What to make of this?
Complaining about the torrent of attacks raining down on him from his rivals for the Democratic presidential nomination, Howard Dean on Sunday criticized his party’s national chairman, Terry McAuliffe, for not intervening to tone down the debate.
“If we had strong leadership in the Democratic Party, they would be calling those other candidates and saying, `Hey look, somebody’s going to have to win here,’ ” Dr. Dean, the former governor of Vermont, told reporters trailing him as he campaigned through central Iowa. Referring to one of Mr. McAuliffe’s predecessors, he added, “If Ron Brown were the chairman, this wouldn’t be happening.”
Dr. Dean also implied that many of his supporters, particularly young people, might stay home in November if another Democrat’s name ends up on the ballot.
President Reagan made famous his 11th Commandment: “One shall not speak ill towards a fellow Republican.” If it was ever followed, the 11th was no longer even observed even in the breach by the time of the 1988 Republican primary contest. That’s just the way primary races are run.
Naturally then, the guy at the front of the pack is going to find a lot of buckshot in his ass. That, too, is the nature of politics. It’s also completely natural for the frontrunner to want complain a bit about being everyone’s favorite target. But I can’t think of an instance where a primary leader publically complained to (and about!) the party leadership.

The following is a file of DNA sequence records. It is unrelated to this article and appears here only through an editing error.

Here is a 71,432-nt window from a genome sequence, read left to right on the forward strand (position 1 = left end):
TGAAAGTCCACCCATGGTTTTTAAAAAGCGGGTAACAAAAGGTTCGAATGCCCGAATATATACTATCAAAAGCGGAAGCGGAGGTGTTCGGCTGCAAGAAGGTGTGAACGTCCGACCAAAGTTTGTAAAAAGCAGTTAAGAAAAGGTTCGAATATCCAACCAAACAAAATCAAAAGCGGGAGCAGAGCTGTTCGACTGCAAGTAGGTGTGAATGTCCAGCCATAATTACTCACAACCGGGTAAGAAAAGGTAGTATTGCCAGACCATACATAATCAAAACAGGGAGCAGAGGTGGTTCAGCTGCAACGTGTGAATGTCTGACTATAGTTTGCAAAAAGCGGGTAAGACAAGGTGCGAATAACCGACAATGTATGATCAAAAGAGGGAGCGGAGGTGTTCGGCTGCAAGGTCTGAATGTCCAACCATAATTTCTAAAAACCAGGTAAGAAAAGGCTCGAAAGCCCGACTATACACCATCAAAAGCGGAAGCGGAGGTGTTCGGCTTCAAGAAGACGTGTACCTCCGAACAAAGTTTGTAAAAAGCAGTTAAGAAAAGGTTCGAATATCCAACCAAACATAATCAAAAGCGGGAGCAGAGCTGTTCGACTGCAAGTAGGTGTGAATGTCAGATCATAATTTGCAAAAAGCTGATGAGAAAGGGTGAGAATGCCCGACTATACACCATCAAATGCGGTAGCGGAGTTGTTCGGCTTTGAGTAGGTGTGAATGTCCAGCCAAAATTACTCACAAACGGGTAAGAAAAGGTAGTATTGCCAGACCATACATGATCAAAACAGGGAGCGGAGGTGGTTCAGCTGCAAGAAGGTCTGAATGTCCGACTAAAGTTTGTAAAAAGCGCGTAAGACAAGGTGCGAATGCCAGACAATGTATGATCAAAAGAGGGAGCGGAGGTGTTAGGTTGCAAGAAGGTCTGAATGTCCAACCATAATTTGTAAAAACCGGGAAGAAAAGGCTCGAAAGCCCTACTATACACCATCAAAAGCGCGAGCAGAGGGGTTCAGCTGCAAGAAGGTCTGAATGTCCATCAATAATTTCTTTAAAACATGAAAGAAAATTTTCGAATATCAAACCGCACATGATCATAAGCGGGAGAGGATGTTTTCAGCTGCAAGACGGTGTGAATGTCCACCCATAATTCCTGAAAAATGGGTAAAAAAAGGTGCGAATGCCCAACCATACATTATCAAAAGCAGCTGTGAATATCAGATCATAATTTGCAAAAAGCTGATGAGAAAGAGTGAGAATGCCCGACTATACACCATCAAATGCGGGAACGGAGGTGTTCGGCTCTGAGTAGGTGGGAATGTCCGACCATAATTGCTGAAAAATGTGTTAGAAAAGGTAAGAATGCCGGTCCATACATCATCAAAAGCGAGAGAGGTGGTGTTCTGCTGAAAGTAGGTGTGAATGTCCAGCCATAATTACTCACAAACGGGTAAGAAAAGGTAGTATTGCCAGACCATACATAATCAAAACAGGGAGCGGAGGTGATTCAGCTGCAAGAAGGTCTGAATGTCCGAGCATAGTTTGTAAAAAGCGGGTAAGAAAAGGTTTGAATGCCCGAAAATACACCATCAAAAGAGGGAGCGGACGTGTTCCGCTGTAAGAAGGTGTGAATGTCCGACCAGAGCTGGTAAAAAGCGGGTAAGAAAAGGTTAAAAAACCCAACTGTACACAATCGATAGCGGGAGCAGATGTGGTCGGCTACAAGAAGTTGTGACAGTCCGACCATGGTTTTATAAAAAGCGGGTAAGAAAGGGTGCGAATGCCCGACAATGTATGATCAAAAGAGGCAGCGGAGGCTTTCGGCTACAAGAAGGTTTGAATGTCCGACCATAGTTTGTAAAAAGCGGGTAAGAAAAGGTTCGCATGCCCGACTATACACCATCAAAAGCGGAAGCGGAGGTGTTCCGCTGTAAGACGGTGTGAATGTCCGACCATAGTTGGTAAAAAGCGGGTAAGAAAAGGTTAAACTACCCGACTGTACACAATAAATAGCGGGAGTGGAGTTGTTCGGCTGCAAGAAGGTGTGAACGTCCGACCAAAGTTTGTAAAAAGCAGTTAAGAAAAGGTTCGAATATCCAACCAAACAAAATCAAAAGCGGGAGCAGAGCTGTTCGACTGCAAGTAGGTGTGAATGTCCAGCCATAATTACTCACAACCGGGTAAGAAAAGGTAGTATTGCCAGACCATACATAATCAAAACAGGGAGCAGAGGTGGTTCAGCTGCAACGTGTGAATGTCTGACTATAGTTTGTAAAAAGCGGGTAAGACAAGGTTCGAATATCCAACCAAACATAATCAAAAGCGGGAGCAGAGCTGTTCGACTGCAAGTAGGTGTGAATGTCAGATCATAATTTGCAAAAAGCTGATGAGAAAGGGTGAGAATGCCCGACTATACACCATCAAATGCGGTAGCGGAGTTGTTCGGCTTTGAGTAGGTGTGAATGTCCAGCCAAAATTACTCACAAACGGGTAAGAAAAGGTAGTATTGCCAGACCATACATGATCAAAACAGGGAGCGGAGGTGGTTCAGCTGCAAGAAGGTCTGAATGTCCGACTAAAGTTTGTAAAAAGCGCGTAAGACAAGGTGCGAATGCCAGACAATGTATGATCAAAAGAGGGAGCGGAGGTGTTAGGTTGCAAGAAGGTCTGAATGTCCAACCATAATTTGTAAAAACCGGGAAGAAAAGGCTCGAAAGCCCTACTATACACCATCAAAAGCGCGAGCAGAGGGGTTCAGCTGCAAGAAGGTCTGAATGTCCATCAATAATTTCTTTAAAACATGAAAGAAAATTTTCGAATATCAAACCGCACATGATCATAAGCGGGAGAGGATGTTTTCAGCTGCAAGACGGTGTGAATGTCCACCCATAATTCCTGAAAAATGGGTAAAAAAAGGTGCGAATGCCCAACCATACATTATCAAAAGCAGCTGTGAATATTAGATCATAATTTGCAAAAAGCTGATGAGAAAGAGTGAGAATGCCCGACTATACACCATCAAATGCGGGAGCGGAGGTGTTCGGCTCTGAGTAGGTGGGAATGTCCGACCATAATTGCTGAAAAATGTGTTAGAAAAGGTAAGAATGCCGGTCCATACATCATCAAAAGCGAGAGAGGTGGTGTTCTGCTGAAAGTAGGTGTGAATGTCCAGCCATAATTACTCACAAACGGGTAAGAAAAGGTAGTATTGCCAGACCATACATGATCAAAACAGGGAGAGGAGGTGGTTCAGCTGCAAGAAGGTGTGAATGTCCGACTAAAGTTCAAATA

(Aside: If Dean were to win next November, would he be addressed as Dr. President?)
Part of Dean’s complaint, I’d guess, is yet more public infighting between the Clinton/McAuliffe and Gore/Dean wings of the Democratic Party. There’s a real fight going on for the soul of the party — or rather, for that nasty dark thing political parties have in place of souls — and Dean may think it will serve him to take McAullife down a notch.
But it sure as hell looks bad to the public. Especially that last line I quoted, where Dean practically threatens to take his bat and ball home if he doesn’t get his way.
The good news for Dean is, the general public isn’t yet paying attention. But the chattering class certainly is — and today’s story is one more example of the anti-Dean backlash we’ve seen in the media since shortly after the Gore endorsement.
More to follow.